• published my book without the guise of a publishing house, not even an independent one. I have since come up with a name, Chasing Tigers Press. I have all sorts of ideas germinating for Chasing Tigers, but none are ready to publicize just yet.
  • ended up with a published book and NO game plan for marketing. Let's just say there was/is a whole lot of improvising it going on.
I have been interacting with writers and learning about the various aspects of and possibilities for publishing for many years, primarily through the Kansas Authors Club, which hosts a wide range of writers at various stages of experience, including not yet published. I worked as a line and rewrite editor for a small press that ended up with a rather poor reputation. It closed its doors. I've had the pleasure of working freelance for a couple of book packagers, as well. I was helping people format their "ebooks" before e-readers were even a thing and every experience has taught me valuable things about publishing, yet I honestly didn't even take all of my own advice as I set out to publish my own first novel.

Ebooks, bound copies, marketing, sales, marketing some more... these are all topics I plan to write about here. Please feel free to leave questions in the comments section. I will do my best to answer those, as well.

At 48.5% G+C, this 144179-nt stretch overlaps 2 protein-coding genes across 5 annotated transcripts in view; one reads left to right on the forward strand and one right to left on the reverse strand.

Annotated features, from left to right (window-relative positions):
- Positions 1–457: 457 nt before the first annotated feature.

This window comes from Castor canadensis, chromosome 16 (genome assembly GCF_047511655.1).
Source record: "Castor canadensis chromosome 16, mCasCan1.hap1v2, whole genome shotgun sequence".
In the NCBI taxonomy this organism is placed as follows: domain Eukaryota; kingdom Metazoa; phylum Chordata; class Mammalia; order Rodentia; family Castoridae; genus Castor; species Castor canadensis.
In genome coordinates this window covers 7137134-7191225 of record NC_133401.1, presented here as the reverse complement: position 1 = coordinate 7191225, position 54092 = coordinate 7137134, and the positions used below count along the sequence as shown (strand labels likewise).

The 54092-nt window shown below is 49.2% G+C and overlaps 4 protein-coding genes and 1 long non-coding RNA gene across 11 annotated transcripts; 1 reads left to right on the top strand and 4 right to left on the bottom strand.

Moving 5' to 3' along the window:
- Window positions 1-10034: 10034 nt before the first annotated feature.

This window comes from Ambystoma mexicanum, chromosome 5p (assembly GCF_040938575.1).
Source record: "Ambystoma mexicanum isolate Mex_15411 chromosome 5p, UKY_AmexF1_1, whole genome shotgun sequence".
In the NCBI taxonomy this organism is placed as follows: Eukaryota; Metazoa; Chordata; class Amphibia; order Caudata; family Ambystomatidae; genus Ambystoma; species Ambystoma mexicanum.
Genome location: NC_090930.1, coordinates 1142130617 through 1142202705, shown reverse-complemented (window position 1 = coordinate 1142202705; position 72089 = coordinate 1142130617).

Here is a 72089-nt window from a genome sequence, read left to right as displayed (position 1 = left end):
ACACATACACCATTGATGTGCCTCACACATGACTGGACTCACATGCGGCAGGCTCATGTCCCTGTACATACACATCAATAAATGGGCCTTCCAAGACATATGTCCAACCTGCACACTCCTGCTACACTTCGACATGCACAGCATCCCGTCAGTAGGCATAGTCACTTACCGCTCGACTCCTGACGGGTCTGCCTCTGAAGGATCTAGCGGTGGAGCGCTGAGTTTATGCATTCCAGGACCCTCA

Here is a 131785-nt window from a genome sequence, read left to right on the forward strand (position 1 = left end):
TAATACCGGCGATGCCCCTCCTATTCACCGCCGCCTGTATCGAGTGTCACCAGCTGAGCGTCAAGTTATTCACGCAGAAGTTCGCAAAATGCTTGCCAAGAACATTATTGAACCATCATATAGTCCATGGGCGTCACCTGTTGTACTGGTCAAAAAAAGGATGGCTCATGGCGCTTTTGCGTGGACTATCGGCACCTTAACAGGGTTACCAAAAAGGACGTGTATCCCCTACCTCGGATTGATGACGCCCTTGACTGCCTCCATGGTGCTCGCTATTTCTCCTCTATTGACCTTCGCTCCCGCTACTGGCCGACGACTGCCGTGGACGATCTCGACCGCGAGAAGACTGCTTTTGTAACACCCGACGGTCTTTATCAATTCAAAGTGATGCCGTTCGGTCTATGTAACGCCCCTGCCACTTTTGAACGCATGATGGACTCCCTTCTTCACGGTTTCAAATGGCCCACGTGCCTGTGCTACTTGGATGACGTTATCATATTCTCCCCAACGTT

In the spirit of brutal honesty, I will go ahead and share my sales data to date.

My book is now available as an ebook and print-on-demand. I began with the ebook on Smashwords. I later withdrew it and published with the Kindle Select program. Most of the sales I have made, to date, are from physical copies of the book that I purchased at cost and sold myself. Book signings and readings are the most sure way for a new author (the way I see it) to move books. There are a lot of avenues I have not pursued, however, particularly regarding driving traffic toward sales online.

To Date:
Physical copies sold by my direct efforts: 90